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What is your most important special education question

I have been in the practice of representing families of children with disabilities for about 34 years.  Over this time, I have been asked countless questions by parents, advocates, attorneys, and others who are seeking advise on special education topics and issues.   The question I want to ask is what is the most important reason you contact a special education attorney in the first place?  In other words, why happened now or recently that made you to contact an attorney for assistance?   There may be a different reason for each parent, for instance, why you pick up your home or cell phone to contact an attorney for help concerning a special education problem or problems for your child.   Although there may be different reasons, they generally boil down to one thing: the school system is not doing the right thing for my child’s special education needs. This may be failure to follow an IEP; failure to evaluate your child; an improper evaluation of your child,  improper disciplinary action against your child; improper placement of my child in a restrictive environment; failure of my child to make educational progress, and the list goes on and on. As you can see, the common thread with all of these concerns is that the school system did something or failed to so something for your child with special needs that has created a problem or problems for him or her.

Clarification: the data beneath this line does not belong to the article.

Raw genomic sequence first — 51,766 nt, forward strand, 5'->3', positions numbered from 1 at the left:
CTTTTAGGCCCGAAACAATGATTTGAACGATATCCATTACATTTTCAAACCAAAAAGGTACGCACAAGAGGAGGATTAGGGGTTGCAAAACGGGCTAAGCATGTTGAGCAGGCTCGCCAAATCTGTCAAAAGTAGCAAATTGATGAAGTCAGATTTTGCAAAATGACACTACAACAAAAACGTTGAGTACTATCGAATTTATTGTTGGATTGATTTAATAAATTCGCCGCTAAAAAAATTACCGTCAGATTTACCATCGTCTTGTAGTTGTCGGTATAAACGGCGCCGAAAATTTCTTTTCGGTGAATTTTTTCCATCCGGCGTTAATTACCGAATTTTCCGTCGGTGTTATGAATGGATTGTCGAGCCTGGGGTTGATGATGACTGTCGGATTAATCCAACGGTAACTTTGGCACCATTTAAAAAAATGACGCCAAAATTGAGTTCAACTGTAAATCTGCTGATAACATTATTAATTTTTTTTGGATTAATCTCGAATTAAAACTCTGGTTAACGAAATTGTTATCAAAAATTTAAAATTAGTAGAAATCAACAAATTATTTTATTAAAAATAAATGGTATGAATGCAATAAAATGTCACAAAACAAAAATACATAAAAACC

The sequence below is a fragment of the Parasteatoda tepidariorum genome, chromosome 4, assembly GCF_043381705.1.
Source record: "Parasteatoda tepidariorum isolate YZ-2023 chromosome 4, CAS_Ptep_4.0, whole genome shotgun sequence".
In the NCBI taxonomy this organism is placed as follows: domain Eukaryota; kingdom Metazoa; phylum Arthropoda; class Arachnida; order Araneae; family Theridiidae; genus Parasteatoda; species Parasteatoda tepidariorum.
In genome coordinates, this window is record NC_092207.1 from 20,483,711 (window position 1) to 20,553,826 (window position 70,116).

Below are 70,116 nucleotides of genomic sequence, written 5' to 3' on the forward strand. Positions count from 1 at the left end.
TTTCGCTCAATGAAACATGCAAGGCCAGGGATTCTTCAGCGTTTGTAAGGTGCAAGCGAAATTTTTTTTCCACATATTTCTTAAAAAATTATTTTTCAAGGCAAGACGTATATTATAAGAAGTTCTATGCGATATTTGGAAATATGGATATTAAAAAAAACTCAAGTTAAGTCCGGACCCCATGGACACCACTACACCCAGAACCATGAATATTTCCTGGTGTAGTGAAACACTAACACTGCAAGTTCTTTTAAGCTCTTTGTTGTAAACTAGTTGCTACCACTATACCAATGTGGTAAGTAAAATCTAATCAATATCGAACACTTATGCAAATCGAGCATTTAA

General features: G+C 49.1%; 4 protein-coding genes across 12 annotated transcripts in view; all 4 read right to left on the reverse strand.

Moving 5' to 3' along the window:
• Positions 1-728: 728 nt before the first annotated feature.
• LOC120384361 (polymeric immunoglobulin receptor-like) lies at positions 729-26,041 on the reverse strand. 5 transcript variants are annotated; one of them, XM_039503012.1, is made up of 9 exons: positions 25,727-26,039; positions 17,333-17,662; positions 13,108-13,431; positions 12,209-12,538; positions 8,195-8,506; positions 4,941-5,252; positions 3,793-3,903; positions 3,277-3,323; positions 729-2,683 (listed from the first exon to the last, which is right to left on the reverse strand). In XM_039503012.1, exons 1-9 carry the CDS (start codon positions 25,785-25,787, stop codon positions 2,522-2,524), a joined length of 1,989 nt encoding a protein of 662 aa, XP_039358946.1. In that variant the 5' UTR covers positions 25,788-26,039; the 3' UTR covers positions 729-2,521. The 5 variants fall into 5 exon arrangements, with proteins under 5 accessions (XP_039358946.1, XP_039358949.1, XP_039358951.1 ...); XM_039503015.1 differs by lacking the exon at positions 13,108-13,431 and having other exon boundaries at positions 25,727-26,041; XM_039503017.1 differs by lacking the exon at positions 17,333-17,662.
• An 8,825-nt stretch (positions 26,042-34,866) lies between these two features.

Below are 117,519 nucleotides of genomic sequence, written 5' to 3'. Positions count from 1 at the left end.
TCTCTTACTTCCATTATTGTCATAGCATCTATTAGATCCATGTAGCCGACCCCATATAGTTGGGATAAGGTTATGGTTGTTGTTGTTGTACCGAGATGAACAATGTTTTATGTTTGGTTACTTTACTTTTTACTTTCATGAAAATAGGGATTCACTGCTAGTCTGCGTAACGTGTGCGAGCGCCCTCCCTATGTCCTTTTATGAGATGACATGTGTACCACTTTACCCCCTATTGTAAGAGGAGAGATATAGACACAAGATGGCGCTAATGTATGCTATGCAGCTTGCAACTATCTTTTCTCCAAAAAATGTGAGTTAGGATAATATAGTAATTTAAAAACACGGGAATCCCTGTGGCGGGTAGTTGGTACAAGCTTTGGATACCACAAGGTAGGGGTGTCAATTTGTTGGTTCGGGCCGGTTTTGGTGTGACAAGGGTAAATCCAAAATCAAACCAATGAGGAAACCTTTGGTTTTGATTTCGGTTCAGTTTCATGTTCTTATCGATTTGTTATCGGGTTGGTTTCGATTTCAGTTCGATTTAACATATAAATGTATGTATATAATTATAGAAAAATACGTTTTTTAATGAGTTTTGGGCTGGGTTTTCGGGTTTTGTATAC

These type of problem or problems is what parents most often call me for. The initial first few minutes of the phone conversation usually start with a parent telling what happened today, yesterday, a week  ago, a month ago, or longer that the school system is not helping their child in his or her special education program.  Most of the time it is the school system is not following my child’s IEP.  Parents – on some level – understand when their child is not receiving an appropriate education under their IEP.  Sometimes parents have an understanding of some of the rules and laws that the school system may be breaking ; sometimes they do not. in both cases, however, these parents believe the school system is not following the rules, laws, IEPS, and other requirements to insure their child is receiving a free appropriate public education.